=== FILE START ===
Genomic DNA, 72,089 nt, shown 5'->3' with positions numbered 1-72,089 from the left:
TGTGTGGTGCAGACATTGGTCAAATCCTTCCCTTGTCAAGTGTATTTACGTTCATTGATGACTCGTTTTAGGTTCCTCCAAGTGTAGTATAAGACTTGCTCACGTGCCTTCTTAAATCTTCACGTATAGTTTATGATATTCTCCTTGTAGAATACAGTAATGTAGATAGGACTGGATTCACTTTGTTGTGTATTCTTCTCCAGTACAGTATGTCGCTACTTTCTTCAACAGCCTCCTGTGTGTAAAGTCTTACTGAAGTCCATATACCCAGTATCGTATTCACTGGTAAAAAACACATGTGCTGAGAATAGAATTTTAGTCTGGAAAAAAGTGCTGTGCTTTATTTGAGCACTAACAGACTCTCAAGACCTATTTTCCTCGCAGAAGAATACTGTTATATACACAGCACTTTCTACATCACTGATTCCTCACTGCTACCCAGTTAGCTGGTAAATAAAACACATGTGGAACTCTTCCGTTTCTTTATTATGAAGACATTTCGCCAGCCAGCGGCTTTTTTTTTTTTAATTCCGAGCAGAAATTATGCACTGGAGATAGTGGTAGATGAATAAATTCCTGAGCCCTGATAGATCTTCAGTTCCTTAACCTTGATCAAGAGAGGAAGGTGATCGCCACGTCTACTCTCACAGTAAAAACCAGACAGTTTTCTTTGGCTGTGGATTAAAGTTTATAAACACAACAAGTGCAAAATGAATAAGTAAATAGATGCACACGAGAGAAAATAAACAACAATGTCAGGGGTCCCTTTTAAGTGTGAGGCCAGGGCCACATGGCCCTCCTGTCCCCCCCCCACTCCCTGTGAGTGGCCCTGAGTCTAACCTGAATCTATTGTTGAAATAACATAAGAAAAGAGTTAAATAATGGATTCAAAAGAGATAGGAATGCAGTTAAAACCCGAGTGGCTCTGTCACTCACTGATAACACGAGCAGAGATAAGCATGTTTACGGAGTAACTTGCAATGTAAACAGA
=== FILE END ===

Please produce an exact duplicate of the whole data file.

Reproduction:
Genomic DNA, 72,089 nt, shown 5'->3' with positions numbered 1-72,089 from the left:
TGTGTGGTGCAGACATTGGTCAAATCCTTCCCTTGTCAAGTGTATTTACGTTCATTGATGACTCGTTTTAGGTTCCTCCAAGTGTAGTATAAGACTTGCTCACGTGCCTTCTTAAATCTTCACGTATAGTTTATGATATTCTCCTTGTAGAATACAGTAATGTAGATAGGACTGGATTCACTTTGTTGTGTATTCTTCTCCAGTACAGTATGTCGCTACTTTCTTCAACAGCCTCCTGTGTGTAAAGTCTTACTGAAGTCCATATACCCAGTATCGTATTCACTGGTAAAAAACACATGTGCTGAGAATAGAATTTTAGTCTGGAAAAAAGTGCTGTGCTTTATTTGAGCACTAACAGACTCTCAAGACCTATTTTCCTCGCAGAAGAATACTGTTATATACACAGCACTTTCTACATCACTGATTCCTCACTGCTACCCAGTTAGCTGGTAAATAAAACACATGTGGAACTCTTCCGTTTCTTTATTATGAAGACATTTCGCCAGCCAGCGGCTTTTTTTTTTTTAATTCCGAGCAGAAATTATGCACTGGAGATAGTGGTAGATGAATAAATTCCTGAGCCCTGATAGATCTTCAGTTCCTTAACCTTGATCAAGAGAGGAAGGTGATCGCCACGTCTACTCTCACAGTAAAAACCAGACAGTTTTCTTTGGCTGTGGATTAAAGTTTATAAACACAACAAGTGCAAAATGAATAAGTAAATAGATGCACACGAGAGAAAATAAACAACAATGTCAGGGGTCCCTTTTAAGTGTGAGGCCAGGGCCACATGGCCCTCCTGTCCCCCCCCCACTCCCTGTGAGTGGCCCTGAGTCTAACCTGAATCTATTGTTGAAATAACATAAGAAAAGAGTTAAATAATGGATTCAAAAGAGATAGGAATGCAGTTAAAACCCGAGTGGCTCTGTCACTCACTGATAACACGAGCAGAGATAAGCATGTTTACGGAGTAACTTGCAATGTAAACAGA